This has to be done at community level, with direction and support from the Government. Community mobilization is key to stopping the transmission and ending this crisis.

Dr Bhupender Nagpal, Technical Officer (Entomologist), WHO South-East Asia Regional Office –

There are many potential breeding sites for the mosquito within the household, such as, uncovered tanks, old tyres, vases, roof gutters, discarded containers, etc.


The life cycle of the mosquito is 7-10 days, therefore, a household member should drain out the water from all containers in and outside the house on a weekly basis. When cleaning containers, one should remove the water from the container and scrub the inside of the container to remove all the mosquito eggs.

The community should also fully support the Government’s house-to-house inspections for potential mosquito breeding sites and fogging programs.

Q. The hospital staff and the health sector is overloaded with dengue patients, are we good at crowd management in hospitals or is there room for improvement?

Professor Siripen Kalayanarooj, World Authority on Clinical Management of Dengue –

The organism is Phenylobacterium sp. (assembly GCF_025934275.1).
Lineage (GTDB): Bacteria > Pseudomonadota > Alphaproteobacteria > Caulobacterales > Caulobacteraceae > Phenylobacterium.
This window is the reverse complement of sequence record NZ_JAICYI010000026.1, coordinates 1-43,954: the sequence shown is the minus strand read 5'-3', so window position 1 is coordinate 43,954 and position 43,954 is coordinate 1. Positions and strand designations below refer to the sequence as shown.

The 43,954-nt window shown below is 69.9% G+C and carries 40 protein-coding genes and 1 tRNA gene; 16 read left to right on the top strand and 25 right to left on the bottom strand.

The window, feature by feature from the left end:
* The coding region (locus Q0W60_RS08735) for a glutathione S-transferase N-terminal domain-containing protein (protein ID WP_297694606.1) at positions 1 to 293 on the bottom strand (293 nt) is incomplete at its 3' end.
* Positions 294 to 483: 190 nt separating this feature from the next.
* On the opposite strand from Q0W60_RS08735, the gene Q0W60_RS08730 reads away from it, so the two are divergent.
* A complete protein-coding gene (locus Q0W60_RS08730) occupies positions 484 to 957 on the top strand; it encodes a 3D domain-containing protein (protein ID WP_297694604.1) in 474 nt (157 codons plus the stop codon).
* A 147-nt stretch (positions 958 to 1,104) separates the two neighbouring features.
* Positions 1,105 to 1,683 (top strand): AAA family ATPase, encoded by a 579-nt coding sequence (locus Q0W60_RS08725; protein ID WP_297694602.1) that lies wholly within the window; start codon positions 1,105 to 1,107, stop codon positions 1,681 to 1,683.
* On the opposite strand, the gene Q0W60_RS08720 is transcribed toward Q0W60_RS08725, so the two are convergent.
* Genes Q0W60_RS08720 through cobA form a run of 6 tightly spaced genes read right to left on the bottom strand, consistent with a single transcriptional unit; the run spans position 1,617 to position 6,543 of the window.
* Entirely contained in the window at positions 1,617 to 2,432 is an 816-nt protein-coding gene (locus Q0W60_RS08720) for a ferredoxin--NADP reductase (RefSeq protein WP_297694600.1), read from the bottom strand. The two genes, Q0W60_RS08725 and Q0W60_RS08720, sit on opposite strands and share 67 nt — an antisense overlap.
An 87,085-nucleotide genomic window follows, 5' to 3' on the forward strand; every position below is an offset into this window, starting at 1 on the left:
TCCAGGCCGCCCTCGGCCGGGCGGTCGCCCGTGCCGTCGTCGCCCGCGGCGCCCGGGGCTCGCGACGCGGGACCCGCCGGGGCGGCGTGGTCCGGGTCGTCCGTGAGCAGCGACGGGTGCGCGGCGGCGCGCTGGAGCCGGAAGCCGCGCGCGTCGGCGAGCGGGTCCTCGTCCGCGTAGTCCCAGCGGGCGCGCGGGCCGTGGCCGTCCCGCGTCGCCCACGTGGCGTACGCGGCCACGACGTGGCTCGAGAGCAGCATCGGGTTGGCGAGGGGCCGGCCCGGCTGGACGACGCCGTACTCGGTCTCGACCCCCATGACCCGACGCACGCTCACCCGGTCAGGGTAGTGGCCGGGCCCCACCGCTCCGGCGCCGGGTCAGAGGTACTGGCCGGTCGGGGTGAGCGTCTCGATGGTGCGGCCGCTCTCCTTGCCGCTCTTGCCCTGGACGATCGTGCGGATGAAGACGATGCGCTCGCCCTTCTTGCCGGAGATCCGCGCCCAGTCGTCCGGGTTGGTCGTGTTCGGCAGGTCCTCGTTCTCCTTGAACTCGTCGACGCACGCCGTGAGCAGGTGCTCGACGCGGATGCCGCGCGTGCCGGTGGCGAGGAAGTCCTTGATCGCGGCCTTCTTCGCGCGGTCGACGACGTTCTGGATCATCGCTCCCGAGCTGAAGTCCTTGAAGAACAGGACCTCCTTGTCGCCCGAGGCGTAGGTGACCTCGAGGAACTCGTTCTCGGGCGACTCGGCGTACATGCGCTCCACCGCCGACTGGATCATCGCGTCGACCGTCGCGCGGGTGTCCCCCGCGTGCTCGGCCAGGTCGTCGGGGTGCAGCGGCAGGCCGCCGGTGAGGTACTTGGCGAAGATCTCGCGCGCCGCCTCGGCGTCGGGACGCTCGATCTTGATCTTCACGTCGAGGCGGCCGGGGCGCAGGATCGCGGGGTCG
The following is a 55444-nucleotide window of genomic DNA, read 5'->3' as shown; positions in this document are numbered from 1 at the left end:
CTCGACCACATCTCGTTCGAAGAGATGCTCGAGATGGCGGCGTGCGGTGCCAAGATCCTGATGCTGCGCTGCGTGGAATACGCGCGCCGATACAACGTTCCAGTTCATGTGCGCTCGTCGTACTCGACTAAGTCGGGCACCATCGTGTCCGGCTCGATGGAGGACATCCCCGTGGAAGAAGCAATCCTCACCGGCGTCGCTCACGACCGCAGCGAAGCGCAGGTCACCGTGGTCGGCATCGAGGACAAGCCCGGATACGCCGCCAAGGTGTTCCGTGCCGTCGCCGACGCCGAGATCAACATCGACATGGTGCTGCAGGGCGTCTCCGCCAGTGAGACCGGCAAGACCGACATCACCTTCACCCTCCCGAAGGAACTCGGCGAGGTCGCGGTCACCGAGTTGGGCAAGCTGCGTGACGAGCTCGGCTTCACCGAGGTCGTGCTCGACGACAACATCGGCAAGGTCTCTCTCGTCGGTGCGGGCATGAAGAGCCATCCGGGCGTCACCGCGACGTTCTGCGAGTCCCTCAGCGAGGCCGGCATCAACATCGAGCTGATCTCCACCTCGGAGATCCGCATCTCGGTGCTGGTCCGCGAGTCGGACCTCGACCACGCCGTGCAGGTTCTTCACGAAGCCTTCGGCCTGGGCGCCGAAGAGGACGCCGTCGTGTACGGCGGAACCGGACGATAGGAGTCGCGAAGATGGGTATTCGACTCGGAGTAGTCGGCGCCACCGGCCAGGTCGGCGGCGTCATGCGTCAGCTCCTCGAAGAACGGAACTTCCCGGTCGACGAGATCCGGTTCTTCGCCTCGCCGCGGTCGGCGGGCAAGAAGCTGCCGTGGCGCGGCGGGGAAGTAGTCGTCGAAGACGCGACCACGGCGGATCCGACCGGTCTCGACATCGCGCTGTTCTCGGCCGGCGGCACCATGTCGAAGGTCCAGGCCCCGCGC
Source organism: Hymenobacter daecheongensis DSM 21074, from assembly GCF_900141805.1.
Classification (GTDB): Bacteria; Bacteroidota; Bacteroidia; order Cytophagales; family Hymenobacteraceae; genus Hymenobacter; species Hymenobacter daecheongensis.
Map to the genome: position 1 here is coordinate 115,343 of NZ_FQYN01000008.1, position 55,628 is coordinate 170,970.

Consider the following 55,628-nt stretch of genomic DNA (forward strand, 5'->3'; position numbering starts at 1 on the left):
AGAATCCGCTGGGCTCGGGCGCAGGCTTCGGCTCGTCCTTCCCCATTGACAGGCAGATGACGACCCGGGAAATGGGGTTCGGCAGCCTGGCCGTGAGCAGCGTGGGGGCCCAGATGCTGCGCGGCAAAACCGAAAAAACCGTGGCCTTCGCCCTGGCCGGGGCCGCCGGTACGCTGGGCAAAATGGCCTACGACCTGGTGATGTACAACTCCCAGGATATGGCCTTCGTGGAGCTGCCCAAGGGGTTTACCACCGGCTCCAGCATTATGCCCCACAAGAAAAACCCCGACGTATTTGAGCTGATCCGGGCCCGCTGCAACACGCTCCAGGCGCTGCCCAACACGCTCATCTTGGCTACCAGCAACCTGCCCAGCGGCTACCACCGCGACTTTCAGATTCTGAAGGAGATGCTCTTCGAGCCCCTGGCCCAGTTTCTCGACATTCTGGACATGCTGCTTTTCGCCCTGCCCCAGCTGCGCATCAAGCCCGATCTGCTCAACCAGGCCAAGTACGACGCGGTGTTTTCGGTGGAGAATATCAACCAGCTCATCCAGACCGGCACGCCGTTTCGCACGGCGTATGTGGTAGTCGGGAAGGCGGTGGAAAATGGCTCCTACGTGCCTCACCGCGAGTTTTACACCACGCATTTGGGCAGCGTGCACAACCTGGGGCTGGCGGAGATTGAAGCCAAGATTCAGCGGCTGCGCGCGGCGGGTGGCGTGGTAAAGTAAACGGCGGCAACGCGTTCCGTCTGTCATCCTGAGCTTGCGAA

The current case management is quite good, but due to a large number of patients being admitted to the hospitals, there is a greater requirement placed on the health services.

A few days after my arrival (May 6), I noticed much improvement in the services. The MOH has increased the number of extra beds, recruited and trained, both, doctors and nurses for dengue management, and opened a new High Dependency Unit (HDU) consisting of 40-50 beds for more severe dengue patients at the National Hospital.

Improving OPD triaging by having more screening parameters so that unnecessary admissions are markedly reduced will help improve crowd management at hospitals.


The message to the community is that the majority of dengue cases are not severe and there is no need for them to be admitted to hospital.

But, they have to come to the hospital for follow up according to the doctors’ recommendations.

In addition, the MOH has procured automated full blood count (FBC machine) for all hospitals in endemic areas to enable early diagnosis and proper IV fluid management.

Q. What is your message to the community?

A. The most important message to the community is that if at the end of the fever phase or when there is no fever and no clinical improvement (i.e. patients are still weak, have poor appetite, vomiting, abdominal pain), the patients have to be taken to the hospital immediately for they may be suffering from Dengue Hemorrhagic Fever (DHF) or Dengue Shock Syndrome (DSS). Almost all dengue shock syndrome patients still have good consciousness, they can walk and talk! So it is important to seek hospital admission in these conditions.

In conclusion, there have been major improvements in dengue case management. Through effective screening at OPDs, we hope to get fewer cases admitted so quality services will be provided for all dengue patients.